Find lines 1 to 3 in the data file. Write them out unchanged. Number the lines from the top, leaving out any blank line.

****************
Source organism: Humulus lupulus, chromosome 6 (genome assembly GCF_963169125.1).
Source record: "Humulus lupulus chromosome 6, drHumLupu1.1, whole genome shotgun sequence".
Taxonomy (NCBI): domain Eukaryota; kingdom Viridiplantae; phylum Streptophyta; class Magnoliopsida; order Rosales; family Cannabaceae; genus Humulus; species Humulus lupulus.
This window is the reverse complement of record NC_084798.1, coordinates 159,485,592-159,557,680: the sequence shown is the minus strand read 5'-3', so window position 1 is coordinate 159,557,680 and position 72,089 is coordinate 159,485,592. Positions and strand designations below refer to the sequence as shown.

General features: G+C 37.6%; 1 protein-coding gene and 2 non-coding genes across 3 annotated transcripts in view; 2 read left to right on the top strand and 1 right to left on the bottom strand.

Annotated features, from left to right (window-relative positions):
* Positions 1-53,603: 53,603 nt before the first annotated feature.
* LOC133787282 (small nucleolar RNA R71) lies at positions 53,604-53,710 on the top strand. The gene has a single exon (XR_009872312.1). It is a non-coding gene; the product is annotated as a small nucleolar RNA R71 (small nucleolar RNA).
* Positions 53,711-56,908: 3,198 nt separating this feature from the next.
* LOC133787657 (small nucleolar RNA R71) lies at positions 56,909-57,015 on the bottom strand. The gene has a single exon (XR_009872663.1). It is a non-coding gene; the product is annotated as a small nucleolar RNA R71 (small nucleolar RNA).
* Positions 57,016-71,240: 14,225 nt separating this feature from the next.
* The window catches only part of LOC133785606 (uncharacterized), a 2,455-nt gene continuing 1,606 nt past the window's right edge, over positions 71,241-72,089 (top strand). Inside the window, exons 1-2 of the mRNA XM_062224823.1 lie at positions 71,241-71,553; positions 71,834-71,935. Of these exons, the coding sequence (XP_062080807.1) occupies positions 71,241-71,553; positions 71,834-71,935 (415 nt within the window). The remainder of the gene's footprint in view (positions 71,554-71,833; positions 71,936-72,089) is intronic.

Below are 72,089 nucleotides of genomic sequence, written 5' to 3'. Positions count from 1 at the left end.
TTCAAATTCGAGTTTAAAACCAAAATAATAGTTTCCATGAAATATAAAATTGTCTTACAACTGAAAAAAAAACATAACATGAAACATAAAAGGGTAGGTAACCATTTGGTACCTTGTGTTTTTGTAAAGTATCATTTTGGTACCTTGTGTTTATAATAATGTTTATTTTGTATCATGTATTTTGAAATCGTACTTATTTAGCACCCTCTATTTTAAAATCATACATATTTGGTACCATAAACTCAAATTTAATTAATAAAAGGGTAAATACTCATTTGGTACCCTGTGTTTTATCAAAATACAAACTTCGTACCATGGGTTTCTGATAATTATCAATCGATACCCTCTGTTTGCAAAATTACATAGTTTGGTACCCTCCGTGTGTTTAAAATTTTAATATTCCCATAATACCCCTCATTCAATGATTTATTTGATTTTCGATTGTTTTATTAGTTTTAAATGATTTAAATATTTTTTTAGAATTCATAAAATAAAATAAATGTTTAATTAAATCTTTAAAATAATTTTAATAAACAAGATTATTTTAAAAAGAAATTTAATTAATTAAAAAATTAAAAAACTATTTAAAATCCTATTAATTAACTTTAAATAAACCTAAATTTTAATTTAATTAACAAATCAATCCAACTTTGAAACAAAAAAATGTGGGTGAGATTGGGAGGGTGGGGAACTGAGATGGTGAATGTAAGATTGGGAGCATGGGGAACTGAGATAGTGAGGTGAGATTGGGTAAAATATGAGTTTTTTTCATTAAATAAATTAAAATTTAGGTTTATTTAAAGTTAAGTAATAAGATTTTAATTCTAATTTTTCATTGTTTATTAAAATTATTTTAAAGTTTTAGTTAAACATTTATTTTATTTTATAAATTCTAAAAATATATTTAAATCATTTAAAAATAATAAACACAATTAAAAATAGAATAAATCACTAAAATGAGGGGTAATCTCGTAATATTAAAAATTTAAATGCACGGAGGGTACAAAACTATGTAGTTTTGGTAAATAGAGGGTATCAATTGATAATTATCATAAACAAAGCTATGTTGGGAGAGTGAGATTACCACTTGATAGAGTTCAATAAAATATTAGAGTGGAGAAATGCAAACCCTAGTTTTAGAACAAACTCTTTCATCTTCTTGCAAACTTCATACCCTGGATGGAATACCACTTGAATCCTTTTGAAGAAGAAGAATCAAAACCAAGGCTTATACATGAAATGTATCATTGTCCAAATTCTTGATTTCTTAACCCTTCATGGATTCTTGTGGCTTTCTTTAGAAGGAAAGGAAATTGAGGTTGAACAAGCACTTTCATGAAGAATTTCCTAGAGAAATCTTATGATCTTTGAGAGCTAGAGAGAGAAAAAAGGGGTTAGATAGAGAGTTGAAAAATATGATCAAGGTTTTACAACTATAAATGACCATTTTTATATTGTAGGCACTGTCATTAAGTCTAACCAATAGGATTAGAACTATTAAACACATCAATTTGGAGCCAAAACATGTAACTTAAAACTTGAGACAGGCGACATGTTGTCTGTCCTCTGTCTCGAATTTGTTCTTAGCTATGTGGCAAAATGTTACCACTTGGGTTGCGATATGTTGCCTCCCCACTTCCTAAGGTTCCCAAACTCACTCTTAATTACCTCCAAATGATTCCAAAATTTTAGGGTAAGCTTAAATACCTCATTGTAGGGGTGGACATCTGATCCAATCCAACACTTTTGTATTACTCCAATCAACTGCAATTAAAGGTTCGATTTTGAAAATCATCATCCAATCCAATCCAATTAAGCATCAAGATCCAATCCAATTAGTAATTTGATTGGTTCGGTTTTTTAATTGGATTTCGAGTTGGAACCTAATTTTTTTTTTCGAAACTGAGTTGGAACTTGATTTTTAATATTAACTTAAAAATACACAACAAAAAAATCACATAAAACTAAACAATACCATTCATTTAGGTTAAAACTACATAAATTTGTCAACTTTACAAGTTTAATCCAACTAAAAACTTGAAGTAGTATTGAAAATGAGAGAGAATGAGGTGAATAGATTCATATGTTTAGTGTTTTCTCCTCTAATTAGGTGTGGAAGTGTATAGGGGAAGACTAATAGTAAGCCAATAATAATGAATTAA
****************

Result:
Source organism: Humulus lupulus, chromosome 6 (genome assembly GCF_963169125.1).
Source record: "Humulus lupulus chromosome 6, drHumLupu1.1, whole genome shotgun sequence".
Taxonomy (NCBI): domain Eukaryota; kingdom Viridiplantae; phylum Streptophyta; class Magnoliopsida; order Rosales; family Cannabaceae; genus Humulus; species Humulus lupulus.